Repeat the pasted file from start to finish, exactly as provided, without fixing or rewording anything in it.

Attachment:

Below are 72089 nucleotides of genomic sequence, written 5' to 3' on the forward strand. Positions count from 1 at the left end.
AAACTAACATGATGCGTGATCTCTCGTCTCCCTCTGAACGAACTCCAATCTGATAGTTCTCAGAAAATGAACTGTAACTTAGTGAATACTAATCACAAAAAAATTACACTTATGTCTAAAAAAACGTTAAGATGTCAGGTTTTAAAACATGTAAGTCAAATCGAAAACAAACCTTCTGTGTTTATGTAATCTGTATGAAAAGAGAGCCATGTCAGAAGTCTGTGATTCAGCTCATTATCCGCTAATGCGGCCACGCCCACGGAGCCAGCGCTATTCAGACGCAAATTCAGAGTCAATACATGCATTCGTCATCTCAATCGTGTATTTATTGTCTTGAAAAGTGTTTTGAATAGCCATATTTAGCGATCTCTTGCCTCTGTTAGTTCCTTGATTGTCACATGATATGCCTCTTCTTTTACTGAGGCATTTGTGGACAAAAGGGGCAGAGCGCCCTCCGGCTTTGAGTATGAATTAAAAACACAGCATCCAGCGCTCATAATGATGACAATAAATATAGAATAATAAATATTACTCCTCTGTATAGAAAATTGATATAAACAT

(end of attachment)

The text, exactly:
Below are 72089 nucleotides of genomic sequence, written 5' to 3' on the forward strand. Positions count from 1 at the left end.
AAACTAACATGATGCGTGATCTCTCGTCTCCCTCTGAACGAACTCCAATCTGATAGTTCTCAGAAAATGAACTGTAACTTAGTGAATACTAATCACAAAAAAATTACACTTATGTCTAAAAAAACGTTAAGATGTCAGGTTTTAAAACATGTAAGTCAAATCGAAAACAAACCTTCTGTGTTTATGTAATCTGTATGAAAAGAGAGCCATGTCAGAAGTCTGTGATTCAGCTCATTATCCGCTAATGCGGCCACGCCCACGGAGCCAGCGCTATTCAGACGCAAATTCAGAGTCAATACATGCATTCGTCATCTCAATCGTGTATTTATTGTCTTGAAAAGTGTTTTGAATAGCCATATTTAGCGATCTCTTGCCTCTGTTAGTTCCTTGATTGTCACATGATATGCCTCTTCTTTTACTGAGGCATTTGTGGACAAAAGGGGCAGAGCGCCCTCCGGCTTTGAGTATGAATTAAAAACACAGCATCCAGCGCTCATAATGATGACAATAAATATAGAATAATAAATATTACTCCTCTGTATAGAAAATTGATATAAACAT